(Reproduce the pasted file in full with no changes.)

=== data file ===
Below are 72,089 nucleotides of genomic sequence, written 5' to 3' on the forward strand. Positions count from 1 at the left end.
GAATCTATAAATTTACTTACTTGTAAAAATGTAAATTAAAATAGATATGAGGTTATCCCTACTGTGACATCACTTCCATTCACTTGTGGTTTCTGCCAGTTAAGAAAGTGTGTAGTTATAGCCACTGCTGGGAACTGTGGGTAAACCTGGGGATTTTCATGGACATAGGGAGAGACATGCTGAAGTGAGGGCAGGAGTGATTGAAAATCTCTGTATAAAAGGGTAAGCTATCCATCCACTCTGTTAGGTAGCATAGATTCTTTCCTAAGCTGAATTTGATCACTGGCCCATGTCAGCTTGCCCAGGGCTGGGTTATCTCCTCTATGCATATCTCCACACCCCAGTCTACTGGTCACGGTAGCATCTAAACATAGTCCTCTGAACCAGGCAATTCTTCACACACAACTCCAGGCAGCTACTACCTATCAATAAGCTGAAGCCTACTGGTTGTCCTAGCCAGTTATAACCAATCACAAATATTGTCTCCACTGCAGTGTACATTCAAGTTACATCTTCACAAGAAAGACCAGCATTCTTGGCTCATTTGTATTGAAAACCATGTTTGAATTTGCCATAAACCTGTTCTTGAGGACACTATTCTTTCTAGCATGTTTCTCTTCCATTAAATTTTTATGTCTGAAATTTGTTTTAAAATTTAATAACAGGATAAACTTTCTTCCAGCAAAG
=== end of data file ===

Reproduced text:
Below are 72,089 nucleotides of genomic sequence, written 5' to 3' on the forward strand. Positions count from 1 at the left end.
GAATCTATAAATTTACTTACTTGTAAAAATGTAAATTAAAATAGATATGAGGTTATCCCTACTGTGACATCACTTCCATTCACTTGTGGTTTCTGCCAGTTAAGAAAGTGTGTAGTTATAGCCACTGCTGGGAACTGTGGGTAAACCTGGGGATTTTCATGGACATAGGGAGAGACATGCTGAAGTGAGGGCAGGAGTGATTGAAAATCTCTGTATAAAAGGGTAAGCTATCCATCCACTCTGTTAGGTAGCATAGATTCTTTCCTAAGCTGAATTTGATCACTGGCCCATGTCAGCTTGCCCAGGGCTGGGTTATCTCCTCTATGCATATCTCCACACCCCAGTCTACTGGTCACGGTAGCATCTAAACATAGTCCTCTGAACCAGGCAATTCTTCACACACAACTCCAGGCAGCTACTACCTATCAATAAGCTGAAGCCTACTGGTTGTCCTAGCCAGTTATAACCAATCACAAATATTGTCTCCACTGCAGTGTACATTCAAGTTACATCTTCACAAGAAAGACCAGCATTCTTGGCTCATTTGTATTGAAAACCATGTTTGAATTTGCCATAAACCTGTTCTTGAGGACACTATTCTTTCTAGCATGTTTCTCTTCCATTAAATTTTTATGTCTGAAATTTGTTTTAAAATTTAATAACAGGATAAACTTTCTTCCAGCAAAG